“YEH DIL MAANGE MORE.” Commerce and industry minister Piyush Goyal said at a press briefing after India signed Economic Cooperation and Trade Agreement (ECTA) with Australia on April 2. It was India’s second ‘early harvest’ trade deal in quick succession; an interim India-UAE Comprehensive Economic Partnership Agreement (CEPA) was signed two months prior to this. The Australia ECTA is being seen as the first step towards a bigger CEPA.

Goyal was responding to a question, ‘what next?’, as India has been in a hurry to sign trade agreements with several nations and trade blocs. Free trade agreements (FTAs) and deals like CEPA target mutual reduction or elimination of barriers to trade and investment, mainly import tariffs. “We are in very active dialogue with U.K. and Canada and have agreed with both that we can have an interim agreement faster, followed by a more comprehensive agreement. We launched negotiations (for FTA) with E.U. last year. We are also in dialogue with Israel and have received interest from Gulf Cooperation Council (GCC) for bringing all six GCC nations into a comprehensive economic partnership with us,” said Goyal. “A lot of work for our officials and a lot of sleepless nights for all of us to take the historic $400 billion-plus exports (goods) in FY22 to even greater levels,” he added. The deal with UAE is already operational. The one with Australia is expected to be implemented soon.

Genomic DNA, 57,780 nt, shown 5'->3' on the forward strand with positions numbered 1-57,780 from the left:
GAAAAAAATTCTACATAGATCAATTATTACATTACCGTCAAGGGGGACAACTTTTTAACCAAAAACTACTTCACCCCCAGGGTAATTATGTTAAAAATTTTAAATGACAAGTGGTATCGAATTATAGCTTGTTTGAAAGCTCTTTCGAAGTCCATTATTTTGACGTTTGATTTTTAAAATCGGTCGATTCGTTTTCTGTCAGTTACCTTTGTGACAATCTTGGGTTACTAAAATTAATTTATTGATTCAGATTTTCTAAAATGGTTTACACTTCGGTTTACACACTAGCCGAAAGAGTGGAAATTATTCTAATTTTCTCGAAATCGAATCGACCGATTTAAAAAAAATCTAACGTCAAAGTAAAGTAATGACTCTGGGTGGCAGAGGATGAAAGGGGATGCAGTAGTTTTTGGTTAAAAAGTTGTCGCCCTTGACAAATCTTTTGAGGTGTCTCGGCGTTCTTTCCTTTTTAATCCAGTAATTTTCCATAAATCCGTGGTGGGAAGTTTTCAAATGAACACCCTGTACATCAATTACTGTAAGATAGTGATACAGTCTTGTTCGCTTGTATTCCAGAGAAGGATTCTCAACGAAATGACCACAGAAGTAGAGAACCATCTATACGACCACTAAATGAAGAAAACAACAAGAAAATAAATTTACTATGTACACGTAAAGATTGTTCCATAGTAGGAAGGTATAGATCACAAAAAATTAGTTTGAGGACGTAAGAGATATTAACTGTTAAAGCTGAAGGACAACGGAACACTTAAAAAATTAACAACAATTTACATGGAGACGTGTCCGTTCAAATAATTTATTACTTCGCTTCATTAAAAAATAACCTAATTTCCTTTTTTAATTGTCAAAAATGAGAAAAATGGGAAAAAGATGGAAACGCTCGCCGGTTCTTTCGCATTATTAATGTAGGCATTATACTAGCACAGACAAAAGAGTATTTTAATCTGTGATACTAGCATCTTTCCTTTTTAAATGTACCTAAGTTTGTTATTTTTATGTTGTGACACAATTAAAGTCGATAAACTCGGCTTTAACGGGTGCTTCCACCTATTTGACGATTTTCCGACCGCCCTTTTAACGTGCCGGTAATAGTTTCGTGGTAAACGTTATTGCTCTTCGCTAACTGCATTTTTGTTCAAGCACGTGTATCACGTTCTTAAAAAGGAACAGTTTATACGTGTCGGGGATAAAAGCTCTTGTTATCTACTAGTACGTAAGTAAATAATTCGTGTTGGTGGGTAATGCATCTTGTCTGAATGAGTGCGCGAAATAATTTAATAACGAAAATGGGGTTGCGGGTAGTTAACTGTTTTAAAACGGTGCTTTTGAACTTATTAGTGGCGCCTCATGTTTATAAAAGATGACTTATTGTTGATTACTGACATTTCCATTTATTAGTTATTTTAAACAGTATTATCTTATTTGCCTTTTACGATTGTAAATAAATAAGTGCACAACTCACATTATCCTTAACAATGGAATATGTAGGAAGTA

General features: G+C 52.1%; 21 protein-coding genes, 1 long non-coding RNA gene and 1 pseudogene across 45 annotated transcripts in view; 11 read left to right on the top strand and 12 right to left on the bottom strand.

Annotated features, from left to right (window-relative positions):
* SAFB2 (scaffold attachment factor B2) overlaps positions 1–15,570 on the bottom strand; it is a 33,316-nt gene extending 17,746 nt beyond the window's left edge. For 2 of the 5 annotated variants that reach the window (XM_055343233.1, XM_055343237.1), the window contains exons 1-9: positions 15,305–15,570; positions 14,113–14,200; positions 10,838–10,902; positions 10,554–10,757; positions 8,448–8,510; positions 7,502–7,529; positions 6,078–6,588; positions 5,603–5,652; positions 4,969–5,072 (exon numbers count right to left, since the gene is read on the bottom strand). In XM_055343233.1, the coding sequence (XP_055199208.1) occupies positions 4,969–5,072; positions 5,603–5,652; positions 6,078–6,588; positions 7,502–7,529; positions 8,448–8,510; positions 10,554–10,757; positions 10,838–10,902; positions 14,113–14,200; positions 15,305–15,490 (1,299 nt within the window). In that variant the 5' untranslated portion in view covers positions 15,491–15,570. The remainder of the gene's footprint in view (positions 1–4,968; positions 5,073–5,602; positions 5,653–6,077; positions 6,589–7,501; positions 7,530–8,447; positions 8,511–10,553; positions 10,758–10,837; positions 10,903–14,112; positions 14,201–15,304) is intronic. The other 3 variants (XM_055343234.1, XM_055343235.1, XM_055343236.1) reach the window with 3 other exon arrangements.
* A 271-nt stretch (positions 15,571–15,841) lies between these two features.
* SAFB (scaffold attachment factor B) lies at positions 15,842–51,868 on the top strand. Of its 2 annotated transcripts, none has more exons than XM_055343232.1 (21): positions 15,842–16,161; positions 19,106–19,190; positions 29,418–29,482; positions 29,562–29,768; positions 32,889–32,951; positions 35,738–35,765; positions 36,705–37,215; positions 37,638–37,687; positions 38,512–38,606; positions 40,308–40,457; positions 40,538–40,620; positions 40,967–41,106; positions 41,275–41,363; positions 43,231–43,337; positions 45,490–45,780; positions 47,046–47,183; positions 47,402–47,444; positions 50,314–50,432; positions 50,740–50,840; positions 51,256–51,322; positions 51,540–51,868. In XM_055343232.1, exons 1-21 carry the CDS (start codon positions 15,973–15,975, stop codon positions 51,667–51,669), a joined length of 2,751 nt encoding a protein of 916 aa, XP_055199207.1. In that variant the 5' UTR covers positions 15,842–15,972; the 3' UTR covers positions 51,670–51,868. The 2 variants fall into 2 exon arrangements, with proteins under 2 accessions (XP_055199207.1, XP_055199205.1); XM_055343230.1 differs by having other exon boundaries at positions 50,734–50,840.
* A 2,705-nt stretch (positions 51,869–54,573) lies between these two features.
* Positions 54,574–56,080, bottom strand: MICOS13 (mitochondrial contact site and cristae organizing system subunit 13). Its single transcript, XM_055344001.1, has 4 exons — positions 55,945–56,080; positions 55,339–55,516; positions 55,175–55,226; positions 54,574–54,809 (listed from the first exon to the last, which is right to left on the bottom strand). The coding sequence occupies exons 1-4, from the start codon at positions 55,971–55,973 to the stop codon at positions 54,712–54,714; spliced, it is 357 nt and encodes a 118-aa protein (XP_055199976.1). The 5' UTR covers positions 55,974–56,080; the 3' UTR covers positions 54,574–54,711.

India has certainly shifted gears in its drive to sign trade deals. It is actively looking at signing almost every deal that has been hanging for years. For instance, Australia and India had decided to negotiate ECTA in May 2011, but there was no progress until re-launch of formal talks in 2021. A formal plan for cooperation between India and GCC (which includes UAE) was signed on August 25, 2004. Despite two rounds of negotiations, in 2006 and 2008, the deal went nowhere until last year when India and UAE fast-tracked CEPA. Talks for a Bilateral Trade and Investment Agreement (BTIA) between India and E.U. were started in June 2007 while Canada and India started CEPA negotiations in November 2010. All these are being taken up on priority, Goyal said. When India and UAE signed CEPA after three months of hectic negotiations, it was India’s first trade agreement in more than a decade after FTA with Japan in 2011. The key question is: Will the new deals bring gains that the earlier ones promised but could not deliver fully?

Why Trade Deals Matter

World over, trade agreements among large groups of nations are becoming harder to negotiate. World Trade Organization (WTO) has also been struggling to get its 164 members on board for new agreements. Recession and economic slowdown, worsened by Covid, have been forcing even free trade champions like U.S. to prefer bilateral and regional trade deals over multilateral agreements.